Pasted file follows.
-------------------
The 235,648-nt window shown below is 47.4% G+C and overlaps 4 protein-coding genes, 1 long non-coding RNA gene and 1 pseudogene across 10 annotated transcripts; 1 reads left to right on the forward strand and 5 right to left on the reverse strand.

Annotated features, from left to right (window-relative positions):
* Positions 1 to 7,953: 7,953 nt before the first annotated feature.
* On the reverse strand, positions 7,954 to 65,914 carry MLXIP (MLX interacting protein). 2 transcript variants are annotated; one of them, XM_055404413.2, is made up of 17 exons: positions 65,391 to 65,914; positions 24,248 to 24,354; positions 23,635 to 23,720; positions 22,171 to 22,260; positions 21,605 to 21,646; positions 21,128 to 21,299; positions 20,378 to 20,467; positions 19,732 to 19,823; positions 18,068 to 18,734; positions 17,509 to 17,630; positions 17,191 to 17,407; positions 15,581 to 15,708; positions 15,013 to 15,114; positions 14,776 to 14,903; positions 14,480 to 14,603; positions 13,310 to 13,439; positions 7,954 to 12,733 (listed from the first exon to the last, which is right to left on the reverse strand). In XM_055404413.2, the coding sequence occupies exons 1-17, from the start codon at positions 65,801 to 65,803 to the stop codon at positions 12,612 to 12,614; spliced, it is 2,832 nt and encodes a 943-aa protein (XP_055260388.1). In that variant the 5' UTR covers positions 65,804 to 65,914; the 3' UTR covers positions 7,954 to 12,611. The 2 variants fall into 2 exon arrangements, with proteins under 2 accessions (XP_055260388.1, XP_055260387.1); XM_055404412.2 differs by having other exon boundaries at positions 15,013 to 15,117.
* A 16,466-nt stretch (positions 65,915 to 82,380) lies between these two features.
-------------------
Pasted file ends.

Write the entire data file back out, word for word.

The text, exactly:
The 235,648-nt window shown below is 47.4% G+C and overlaps 4 protein-coding genes, 1 long non-coding RNA gene and 1 pseudogene across 10 annotated transcripts; 1 reads left to right on the forward strand and 5 right to left on the reverse strand.

Annotated features, from left to right (window-relative positions):
* Positions 1 to 7,953: 7,953 nt before the first annotated feature.
* On the reverse strand, positions 7,954 to 65,914 carry MLXIP (MLX interacting protein). 2 transcript variants are annotated; one of them, XM_055404413.2, is made up of 17 exons: positions 65,391 to 65,914; positions 24,248 to 24,354; positions 23,635 to 23,720; positions 22,171 to 22,260; positions 21,605 to 21,646; positions 21,128 to 21,299; positions 20,378 to 20,467; positions 19,732 to 19,823; positions 18,068 to 18,734; positions 17,509 to 17,630; positions 17,191 to 17,407; positions 15,581 to 15,708; positions 15,013 to 15,114; positions 14,776 to 14,903; positions 14,480 to 14,603; positions 13,310 to 13,439; positions 7,954 to 12,733 (listed from the first exon to the last, which is right to left on the reverse strand). In XM_055404413.2, the coding sequence occupies exons 1-17, from the start codon at positions 65,801 to 65,803 to the stop codon at positions 12,612 to 12,614; spliced, it is 2,832 nt and encodes a 943-aa protein (XP_055260388.1). In that variant the 5' UTR covers positions 65,804 to 65,914; the 3' UTR covers positions 7,954 to 12,611. The 2 variants fall into 2 exon arrangements, with proteins under 2 accessions (XP_055260388.1, XP_055260387.1); XM_055404412.2 differs by having other exon boundaries at positions 15,013 to 15,117.
* A 16,466-nt stretch (positions 65,915 to 82,380) lies between these two features.